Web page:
Aaron Pinkston
Aaron Pinkston
12 years ago

One of my favorite tips is to get an old 5 gal bucket or an empty kitty litter pail, drill a small hole at the bottom on one side, and use it to irrigate my delicate trees during the NC drought. The water slowly soaks into the ground, encouraging deeper growth and reduces evaporation. I personally use free kitty litter pails (they come with the litter) for such watering projects. My dogwood and baby poplar thank me.

Jeannie
Jeannie
12 years ago

My kids (and I) use our shredded paper for craft projects, particularly making their own greeting cards, paper for scrapbooking, etc. We have a cross-cut shredder. We have an old, used blender, NOT one used for food items. Place the shreds in the blender — about half full, add enough water so there is approx 2inches ABOVE the shreds, add 1T craft/school glue, food coloring, glitter, etc., please visit one of the many DIY sites for paper making. Add small dried flowers, etc, anything to “enhance” or give texture to the paper pulp. Food coloring can also be added AFTER… Read more »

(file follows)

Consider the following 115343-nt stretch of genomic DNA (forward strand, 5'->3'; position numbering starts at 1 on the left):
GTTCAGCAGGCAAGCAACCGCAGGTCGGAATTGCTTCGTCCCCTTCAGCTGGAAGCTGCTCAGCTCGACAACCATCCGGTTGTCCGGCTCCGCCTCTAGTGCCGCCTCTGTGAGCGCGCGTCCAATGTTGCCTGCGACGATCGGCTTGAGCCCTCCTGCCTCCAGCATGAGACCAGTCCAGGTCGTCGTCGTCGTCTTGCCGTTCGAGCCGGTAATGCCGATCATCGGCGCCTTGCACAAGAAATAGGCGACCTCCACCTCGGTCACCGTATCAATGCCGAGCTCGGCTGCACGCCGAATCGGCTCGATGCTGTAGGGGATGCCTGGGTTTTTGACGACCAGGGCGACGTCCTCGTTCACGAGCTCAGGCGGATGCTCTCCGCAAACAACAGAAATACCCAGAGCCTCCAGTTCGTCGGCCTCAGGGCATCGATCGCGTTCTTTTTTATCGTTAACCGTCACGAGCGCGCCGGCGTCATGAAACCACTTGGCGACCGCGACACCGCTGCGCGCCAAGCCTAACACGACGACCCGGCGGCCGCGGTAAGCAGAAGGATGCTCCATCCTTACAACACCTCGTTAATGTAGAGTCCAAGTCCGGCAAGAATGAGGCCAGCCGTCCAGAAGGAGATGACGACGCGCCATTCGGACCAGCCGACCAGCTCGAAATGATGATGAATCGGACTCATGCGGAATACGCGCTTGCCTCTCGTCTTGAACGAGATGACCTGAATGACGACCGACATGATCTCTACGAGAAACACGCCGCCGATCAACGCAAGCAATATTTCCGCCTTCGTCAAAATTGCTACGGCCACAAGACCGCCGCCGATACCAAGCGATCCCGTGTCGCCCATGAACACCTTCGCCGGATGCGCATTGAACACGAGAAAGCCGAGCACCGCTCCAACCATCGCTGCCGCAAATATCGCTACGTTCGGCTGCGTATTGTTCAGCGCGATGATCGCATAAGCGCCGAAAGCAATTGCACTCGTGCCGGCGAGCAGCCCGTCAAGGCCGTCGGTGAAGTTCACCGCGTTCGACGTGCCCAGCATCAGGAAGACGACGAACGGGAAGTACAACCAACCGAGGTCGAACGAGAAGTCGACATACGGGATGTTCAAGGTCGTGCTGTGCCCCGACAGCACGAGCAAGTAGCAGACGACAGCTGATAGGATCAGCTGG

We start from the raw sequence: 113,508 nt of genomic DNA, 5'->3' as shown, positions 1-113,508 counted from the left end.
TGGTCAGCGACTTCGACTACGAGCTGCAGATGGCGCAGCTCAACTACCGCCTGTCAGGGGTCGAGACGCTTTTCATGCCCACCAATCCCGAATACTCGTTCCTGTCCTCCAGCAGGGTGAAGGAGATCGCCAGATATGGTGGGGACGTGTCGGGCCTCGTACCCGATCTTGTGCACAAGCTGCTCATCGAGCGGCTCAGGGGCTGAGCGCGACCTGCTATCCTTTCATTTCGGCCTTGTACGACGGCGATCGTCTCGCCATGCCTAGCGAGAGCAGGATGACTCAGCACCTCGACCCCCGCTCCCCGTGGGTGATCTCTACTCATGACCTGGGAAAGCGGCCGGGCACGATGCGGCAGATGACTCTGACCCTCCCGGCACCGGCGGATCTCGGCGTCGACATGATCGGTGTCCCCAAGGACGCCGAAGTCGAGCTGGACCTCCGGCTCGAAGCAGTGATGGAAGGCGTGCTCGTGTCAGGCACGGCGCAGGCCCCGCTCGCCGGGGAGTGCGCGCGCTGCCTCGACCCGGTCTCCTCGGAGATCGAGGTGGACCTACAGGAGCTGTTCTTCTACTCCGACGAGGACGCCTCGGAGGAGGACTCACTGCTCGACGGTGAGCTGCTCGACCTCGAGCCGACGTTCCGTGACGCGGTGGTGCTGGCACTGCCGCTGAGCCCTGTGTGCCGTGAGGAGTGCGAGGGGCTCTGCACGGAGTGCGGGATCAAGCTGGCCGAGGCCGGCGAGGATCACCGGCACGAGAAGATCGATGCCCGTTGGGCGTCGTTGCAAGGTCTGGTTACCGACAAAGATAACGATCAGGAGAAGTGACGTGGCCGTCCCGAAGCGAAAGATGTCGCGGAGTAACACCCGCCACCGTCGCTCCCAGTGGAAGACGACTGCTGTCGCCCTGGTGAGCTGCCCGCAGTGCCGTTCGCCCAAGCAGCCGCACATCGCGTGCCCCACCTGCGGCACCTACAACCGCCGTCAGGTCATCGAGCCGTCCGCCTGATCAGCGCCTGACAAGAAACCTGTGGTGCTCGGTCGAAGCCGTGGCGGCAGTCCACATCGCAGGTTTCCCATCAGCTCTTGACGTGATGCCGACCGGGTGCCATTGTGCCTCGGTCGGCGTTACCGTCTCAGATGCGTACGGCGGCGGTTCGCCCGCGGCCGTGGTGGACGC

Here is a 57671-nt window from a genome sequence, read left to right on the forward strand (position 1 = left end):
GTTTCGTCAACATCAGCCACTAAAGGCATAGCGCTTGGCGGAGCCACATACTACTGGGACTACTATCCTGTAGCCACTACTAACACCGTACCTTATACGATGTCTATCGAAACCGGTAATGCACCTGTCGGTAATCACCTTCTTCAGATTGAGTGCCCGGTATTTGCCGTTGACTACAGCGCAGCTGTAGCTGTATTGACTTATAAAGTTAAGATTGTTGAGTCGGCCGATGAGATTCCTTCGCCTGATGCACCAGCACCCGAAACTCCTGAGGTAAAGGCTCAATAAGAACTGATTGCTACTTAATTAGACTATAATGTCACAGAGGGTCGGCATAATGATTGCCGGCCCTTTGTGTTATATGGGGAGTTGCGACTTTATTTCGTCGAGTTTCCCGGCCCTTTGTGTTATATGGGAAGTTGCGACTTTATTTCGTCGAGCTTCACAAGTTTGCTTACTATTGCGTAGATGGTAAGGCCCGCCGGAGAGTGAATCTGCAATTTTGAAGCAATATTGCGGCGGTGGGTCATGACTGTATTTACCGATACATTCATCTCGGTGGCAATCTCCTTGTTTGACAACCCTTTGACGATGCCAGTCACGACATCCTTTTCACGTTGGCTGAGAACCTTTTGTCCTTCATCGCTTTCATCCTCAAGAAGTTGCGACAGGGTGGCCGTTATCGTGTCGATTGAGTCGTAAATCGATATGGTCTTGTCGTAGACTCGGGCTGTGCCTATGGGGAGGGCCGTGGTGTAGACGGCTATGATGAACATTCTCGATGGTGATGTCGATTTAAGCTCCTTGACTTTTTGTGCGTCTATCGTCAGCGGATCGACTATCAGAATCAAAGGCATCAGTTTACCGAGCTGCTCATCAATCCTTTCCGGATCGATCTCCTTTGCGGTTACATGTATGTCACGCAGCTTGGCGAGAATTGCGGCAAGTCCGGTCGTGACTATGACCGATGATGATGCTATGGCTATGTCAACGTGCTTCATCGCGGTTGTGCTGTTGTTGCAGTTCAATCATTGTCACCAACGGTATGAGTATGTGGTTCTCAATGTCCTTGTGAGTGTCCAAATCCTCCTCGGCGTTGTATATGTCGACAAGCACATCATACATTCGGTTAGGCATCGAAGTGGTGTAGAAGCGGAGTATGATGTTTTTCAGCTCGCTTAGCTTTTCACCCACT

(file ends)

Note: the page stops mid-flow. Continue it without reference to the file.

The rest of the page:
David
David
12 years ago

This is a terrible idea. You are more than likely violating your state department of environmental quality regulations if not also the EPA. This same mentality is what the chemical companies used when they had the same lack of knowledge and disguarded toxic materials in to the ground/water at (insert super-fund site here)!

Steven
Steven
11 years ago